It’s a common dilemma: you want to have a signature cocktail at your wedding during your super-fabulous cocktail hour, but your bartenders are your brother’s friends from college. You love them dearly but also know that there is no way they can froth, swizzle, and shake drinks to order, and keep the drink line moving. There is a simple solution here, and it is big batch cocktails that are pre-made so that your bartenders only have a couple of steps to mix each drink. It allows them to move quickly, and lets you make sure each drink is balanced without working to hard. Here’s how it’s done, along with a whiskey sour recipe.
Select a wedding cocktail that is reasonable for an amateur bartender. That means: no muddling, no flames, no egg white frothing, no “rinses”, no blended drinks. Select drinks that can be made ahead of time, like the one that we are showing you today. Punch recipes are also excellent examples for batching. The basic key is to create a cocktail base that you can make in a large batch, and then on the day of your wedding, your bartender just needs to shake your mix with ice and pour. One additional step is also okay, like topping the drink off with sparkling wine or water, and maybe adding an easy garnish.
Make a big batch of your wedding cocktail ahead of time. This is easy. It’s a simple matter of multiplication and a couple of special supplies.
First, look at your wedding cocktail recipe, figure out the ratio, and just multiply the recipe by the number of cocktails you want to provide. Let’s look at this recipe for a single whiskey sour.
2 oz. whiskey
1 oz. sour mix (see below)
.5 oz. simple syrup
For 100 cocktails, you need:
2 oz. x 100=200 oz. whiskey
1 oz. x 100=100 oz. sour mix, and
.5 oz. x 100=50 oz. simple syrup.
This is where the special equipment comes in. You’ll need the following:
Large (4 quart or more) liquid measure pitcher, available at Smart&Final, Cash&Carry, any restaurant supply shop. Or here. About $10.
Storage vessel (clean bottles, juice pitcher, carafe, anything you can store your drinks in at your bar. These are an excellent choice, and you can get a lid. You can also just re-use the bottles your ingredients came in.)
Your four-quart pitcher will hold 128 ounces at a time, so we’ll do four batches at a time. First, fill your large pitcher with 50 ounces of whiskey. Then add 25 ounces of sour mix, then 12.5 ounces of simple syrup. Stir your concoction, and taste it to make sure it tastes right. If it’s too sour, add more simple syrup. If it’s too boozy, add more sour mix—you get the idea. Give the whole thing one last good stir, and then use your funnel to fill each carafe (leave a little space at the top). Repeat three more times. Be sure to taste each batch as you go. Keep your vessels in a refrigerator or on ice at your bar, until cocktail hour, when your bartenders can just add your mix to a cocktail shaker with ice, pour it, and serve!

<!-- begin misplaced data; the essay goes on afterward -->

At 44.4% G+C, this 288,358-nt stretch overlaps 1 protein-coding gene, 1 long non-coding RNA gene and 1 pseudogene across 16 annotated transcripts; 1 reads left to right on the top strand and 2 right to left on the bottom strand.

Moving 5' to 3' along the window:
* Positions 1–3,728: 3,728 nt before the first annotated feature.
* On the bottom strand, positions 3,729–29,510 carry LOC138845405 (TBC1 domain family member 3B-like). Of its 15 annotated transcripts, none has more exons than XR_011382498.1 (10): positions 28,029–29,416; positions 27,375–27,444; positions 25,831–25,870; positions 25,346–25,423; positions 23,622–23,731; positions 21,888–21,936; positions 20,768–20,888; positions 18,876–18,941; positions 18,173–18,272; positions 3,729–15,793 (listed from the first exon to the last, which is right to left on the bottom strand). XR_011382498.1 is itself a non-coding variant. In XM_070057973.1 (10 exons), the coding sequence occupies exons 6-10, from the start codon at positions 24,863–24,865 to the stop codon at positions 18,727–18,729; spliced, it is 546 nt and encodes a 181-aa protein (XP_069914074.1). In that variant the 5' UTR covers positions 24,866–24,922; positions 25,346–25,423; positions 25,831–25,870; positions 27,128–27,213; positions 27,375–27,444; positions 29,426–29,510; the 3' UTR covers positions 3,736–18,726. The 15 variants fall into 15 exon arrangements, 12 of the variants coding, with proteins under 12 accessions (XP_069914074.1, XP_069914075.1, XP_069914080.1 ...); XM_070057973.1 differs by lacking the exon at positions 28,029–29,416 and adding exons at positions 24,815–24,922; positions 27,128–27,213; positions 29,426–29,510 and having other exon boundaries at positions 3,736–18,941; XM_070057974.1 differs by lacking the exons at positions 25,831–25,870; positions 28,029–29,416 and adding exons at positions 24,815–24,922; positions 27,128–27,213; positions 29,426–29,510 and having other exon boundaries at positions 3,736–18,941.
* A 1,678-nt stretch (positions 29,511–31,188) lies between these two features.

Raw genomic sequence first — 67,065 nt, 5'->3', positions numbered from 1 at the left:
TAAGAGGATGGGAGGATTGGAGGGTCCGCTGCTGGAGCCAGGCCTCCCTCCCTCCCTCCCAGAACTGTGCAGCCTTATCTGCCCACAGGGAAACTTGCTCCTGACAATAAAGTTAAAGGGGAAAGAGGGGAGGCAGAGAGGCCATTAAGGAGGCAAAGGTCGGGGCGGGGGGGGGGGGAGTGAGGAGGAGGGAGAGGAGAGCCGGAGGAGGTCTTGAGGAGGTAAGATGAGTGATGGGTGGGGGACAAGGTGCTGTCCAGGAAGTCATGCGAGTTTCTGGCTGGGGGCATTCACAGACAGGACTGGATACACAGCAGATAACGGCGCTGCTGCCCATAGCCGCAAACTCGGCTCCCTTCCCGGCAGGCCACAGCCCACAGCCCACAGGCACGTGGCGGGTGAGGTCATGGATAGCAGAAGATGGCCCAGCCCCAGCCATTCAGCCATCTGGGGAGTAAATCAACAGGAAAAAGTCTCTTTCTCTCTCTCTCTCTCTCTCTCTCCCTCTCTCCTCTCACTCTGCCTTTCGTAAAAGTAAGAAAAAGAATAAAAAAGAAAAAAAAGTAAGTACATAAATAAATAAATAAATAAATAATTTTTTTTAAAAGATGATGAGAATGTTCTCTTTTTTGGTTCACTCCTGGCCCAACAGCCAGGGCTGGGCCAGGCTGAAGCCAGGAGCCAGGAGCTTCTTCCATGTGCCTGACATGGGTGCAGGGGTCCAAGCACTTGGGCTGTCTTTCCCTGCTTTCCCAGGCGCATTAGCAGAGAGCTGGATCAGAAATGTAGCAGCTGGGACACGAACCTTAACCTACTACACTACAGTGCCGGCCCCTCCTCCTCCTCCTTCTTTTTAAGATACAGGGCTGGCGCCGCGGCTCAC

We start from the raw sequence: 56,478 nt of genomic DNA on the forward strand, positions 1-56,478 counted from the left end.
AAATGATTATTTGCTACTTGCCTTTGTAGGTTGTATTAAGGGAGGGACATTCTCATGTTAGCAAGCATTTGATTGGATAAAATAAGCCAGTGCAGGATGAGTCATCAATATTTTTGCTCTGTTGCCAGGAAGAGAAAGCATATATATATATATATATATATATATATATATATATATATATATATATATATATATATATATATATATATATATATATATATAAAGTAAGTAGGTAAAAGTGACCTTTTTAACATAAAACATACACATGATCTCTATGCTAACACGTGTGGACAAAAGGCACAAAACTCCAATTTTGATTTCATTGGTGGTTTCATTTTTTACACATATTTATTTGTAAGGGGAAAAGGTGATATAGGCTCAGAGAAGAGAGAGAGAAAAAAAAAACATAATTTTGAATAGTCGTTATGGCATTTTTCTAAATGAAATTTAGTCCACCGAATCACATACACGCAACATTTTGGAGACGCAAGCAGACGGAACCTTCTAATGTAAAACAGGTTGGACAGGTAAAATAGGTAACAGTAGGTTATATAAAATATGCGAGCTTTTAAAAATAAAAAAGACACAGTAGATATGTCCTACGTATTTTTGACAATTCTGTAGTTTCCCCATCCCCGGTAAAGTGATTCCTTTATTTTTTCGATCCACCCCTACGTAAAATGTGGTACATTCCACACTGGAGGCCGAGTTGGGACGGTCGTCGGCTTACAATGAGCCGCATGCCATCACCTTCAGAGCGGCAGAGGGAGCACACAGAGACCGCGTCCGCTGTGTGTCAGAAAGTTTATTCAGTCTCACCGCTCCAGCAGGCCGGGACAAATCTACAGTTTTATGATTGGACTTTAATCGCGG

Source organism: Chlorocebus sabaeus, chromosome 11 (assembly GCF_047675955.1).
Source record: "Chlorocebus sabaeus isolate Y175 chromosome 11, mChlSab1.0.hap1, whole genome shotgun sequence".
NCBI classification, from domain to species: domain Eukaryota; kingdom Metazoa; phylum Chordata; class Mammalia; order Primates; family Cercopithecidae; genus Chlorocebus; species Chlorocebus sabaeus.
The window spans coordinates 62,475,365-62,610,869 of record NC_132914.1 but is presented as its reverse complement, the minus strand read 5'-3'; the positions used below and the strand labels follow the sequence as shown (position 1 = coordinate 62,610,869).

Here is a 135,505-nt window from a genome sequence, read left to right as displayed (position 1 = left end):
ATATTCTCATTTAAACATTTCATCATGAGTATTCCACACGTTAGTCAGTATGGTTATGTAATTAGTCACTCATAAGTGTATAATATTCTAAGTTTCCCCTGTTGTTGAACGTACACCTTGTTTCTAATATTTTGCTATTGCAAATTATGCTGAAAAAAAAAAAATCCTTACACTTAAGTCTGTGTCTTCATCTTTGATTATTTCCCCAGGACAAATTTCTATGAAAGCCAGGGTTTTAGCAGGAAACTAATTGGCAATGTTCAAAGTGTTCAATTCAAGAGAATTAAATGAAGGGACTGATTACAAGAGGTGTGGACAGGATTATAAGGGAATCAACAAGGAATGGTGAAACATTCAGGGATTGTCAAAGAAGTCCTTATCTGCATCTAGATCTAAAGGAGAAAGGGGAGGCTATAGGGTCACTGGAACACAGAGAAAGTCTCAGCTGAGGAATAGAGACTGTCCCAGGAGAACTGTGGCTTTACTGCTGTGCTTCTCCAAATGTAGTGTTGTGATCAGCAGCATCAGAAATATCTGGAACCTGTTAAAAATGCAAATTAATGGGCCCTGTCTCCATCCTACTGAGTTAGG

A note about settling: Be sure to provide either a stirring spoon for your bartenders, or make sure that your storage vessels can be shaken without leaking. Your mix can settle and will definitely need a shake-up before it is poured out.
A note about measurements: You may need to do some math at the store, when you are buying your booze. Unfortunately, some spirits are sold in ounces, others in liters, others in quarts, pints, or gallons. I highly encourage using this smartphone app or this one, or this website for your conversions.
A note about open containers: If you batch your cocktails at your house and are planning to transport them to your venue, be sure to check your state’s laws regarding open containers in vehicles. In many places, keeping them in the trunk is fine, but make sure you are transporting your booze legally!
Sour Mix Recipe: Yeah, real sour mix is actually just citrus juice. The secret is out! So, just mix the juice of any citrus you want together. I like a ratio of 1 part orange juice, 2 parts lemon juice, 1part lime juice. So, your recipe for 100 drinks is as follows:
50 oz. lemon juice
25 oz. orange juice
25 oz. lime juice
Grapefruit is also good in there, as is blood orange juice. I’d also recommend making a little extra, so you have enough to adjust for taste. If you’re really into juicing, you can juice these yourself; I like to use Trader Joe’s or Odwalla juice because I’m lazy. Just remember, if your juice has added sugar, taste your batch before adding simple syrup.